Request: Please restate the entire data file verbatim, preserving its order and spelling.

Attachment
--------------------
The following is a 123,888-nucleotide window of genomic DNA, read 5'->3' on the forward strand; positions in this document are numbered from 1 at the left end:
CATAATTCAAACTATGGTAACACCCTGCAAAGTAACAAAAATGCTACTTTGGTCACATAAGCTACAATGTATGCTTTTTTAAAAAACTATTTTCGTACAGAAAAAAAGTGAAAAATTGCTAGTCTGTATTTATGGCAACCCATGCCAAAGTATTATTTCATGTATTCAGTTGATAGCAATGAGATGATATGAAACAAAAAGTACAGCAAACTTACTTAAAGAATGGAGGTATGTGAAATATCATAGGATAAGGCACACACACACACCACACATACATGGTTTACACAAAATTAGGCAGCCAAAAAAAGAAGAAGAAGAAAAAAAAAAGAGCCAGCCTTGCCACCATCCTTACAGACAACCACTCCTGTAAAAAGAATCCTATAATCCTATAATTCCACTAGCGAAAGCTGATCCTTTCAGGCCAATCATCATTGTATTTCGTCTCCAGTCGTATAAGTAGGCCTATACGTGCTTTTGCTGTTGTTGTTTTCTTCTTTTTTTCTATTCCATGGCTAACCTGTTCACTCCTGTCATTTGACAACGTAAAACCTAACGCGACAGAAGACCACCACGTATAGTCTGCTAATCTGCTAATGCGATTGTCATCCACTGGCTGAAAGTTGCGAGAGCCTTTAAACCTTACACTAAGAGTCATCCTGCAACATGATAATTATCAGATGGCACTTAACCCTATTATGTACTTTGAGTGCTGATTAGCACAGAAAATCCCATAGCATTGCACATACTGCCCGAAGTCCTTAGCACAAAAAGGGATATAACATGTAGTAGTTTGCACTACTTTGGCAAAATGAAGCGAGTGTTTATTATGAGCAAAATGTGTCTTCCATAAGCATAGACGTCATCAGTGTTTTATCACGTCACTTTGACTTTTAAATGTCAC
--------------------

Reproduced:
The following is a 123,888-nucleotide window of genomic DNA, read 5'->3' on the forward strand; positions in this document are numbered from 1 at the left end:
CATAATTCAAACTATGGTAACACCCTGCAAAGTAACAAAAATGCTACTTTGGTCACATAAGCTACAATGTATGCTTTTTTAAAAAACTATTTTCGTACAGAAAAAAAGTGAAAAATTGCTAGTCTGTATTTATGGCAACCCATGCCAAAGTATTATTTCATGTATTCAGTTGATAGCAATGAGATGATATGAAACAAAAAGTACAGCAAACTTACTTAAAGAATGGAGGTATGTGAAATATCATAGGATAAGGCACACACACACACCACACATACATGGTTTACACAAAATTAGGCAGCCAAAAAAAGAAGAAGAAGAAAAAAAAAAGAGCCAGCCTTGCCACCATCCTTACAGACAACCACTCCTGTAAAAAGAATCCTATAATCCTATAATTCCACTAGCGAAAGCTGATCCTTTCAGGCCAATCATCATTGTATTTCGTCTCCAGTCGTATAAGTAGGCCTATACGTGCTTTTGCTGTTGTTGTTTTCTTCTTTTTTTCTATTCCATGGCTAACCTGTTCACTCCTGTCATTTGACAACGTAAAACCTAACGCGACAGAAGACCACCACGTATAGTCTGCTAATCTGCTAATGCGATTGTCATCCACTGGCTGAAAGTTGCGAGAGCCTTTAAACCTTACACTAAGAGTCATCCTGCAACATGATAATTATCAGATGGCACTTAACCCTATTATGTACTTTGAGTGCTGATTAGCACAGAAAATCCCATAGCATTGCACATACTGCCCGAAGTCCTTAGCACAAAAAGGGATATAACATGTAGTAGTTTGCACTACTTTGGCAAAATGAAGCGAGTGTTTATTATGAGCAAAATGTGTCTTCCATAAGCATAGACGTCATCAGTGTTTTATCACGTCACTTTGACTTTTAAATGTCAC